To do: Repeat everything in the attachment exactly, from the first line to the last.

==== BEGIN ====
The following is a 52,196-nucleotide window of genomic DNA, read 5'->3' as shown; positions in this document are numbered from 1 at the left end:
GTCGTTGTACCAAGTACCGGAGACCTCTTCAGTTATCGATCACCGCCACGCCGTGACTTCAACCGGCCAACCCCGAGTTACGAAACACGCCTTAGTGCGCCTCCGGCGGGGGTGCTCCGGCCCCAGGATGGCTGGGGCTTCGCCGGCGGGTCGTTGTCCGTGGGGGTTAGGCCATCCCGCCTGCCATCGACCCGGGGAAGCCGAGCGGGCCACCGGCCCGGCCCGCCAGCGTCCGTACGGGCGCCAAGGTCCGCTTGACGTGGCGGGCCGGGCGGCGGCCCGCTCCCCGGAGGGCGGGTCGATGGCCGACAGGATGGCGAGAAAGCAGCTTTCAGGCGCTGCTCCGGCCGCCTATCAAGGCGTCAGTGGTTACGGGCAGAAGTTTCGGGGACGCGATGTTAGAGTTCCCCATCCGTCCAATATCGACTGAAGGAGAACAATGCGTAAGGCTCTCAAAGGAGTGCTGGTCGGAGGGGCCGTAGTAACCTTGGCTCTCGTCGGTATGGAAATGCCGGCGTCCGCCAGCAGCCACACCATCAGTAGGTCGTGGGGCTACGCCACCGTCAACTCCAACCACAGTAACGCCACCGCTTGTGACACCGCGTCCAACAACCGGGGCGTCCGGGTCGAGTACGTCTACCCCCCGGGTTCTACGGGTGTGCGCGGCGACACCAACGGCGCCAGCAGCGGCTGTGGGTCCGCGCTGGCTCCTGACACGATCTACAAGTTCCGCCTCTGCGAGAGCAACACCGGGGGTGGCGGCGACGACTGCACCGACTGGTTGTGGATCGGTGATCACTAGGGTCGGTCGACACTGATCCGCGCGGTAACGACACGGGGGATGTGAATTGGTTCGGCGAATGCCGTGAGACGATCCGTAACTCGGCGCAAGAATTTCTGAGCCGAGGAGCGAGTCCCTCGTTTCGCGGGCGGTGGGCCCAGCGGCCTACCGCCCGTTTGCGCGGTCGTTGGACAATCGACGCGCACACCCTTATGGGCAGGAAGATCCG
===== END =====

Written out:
The following is a 52,196-nucleotide window of genomic DNA, read 5'->3' as shown; positions in this document are numbered from 1 at the left end:
GTCGTTGTACCAAGTACCGGAGACCTCTTCAGTTATCGATCACCGCCACGCCGTGACTTCAACCGGCCAACCCCGAGTTACGAAACACGCCTTAGTGCGCCTCCGGCGGGGGTGCTCCGGCCCCAGGATGGCTGGGGCTTCGCCGGCGGGTCGTTGTCCGTGGGGGTTAGGCCATCCCGCCTGCCATCGACCCGGGGAAGCCGAGCGGGCCACCGGCCCGGCCCGCCAGCGTCCGTACGGGCGCCAAGGTCCGCTTGACGTGGCGGGCCGGGCGGCGGCCCGCTCCCCGGAGGGCGGGTCGATGGCCGACAGGATGGCGAGAAAGCAGCTTTCAGGCGCTGCTCCGGCCGCCTATCAAGGCGTCAGTGGTTACGGGCAGAAGTTTCGGGGACGCGATGTTAGAGTTCCCCATCCGTCCAATATCGACTGAAGGAGAACAATGCGTAAGGCTCTCAAAGGAGTGCTGGTCGGAGGGGCCGTAGTAACCTTGGCTCTCGTCGGTATGGAAATGCCGGCGTCCGCCAGCAGCCACACCATCAGTAGGTCGTGGGGCTACGCCACCGTCAACTCCAACCACAGTAACGCCACCGCTTGTGACACCGCGTCCAACAACCGGGGCGTCCGGGTCGAGTACGTCTACCCCCCGGGTTCTACGGGTGTGCGCGGCGACACCAACGGCGCCAGCAGCGGCTGTGGGTCCGCGCTGGCTCCTGACACGATCTACAAGTTCCGCCTCTGCGAGAGCAACACCGGGGGTGGCGGCGACGACTGCACCGACTGGTTGTGGATCGGTGATCACTAGGGTCGGTCGACACTGATCCGCGCGGTAACGACACGGGGGATGTGAATTGGTTCGGCGAATGCCGTGAGACGATCCGTAACTCGGCGCAAGAATTTCTGAGCCGAGGAGCGAGTCCCTCGTTTCGCGGGCGGTGGGCCCAGCGGCCTACCGCCCGTTTGCGCGGTCGTTGGACAATCGACGCGCACACCCTTATGGGCAGGAAGATCCG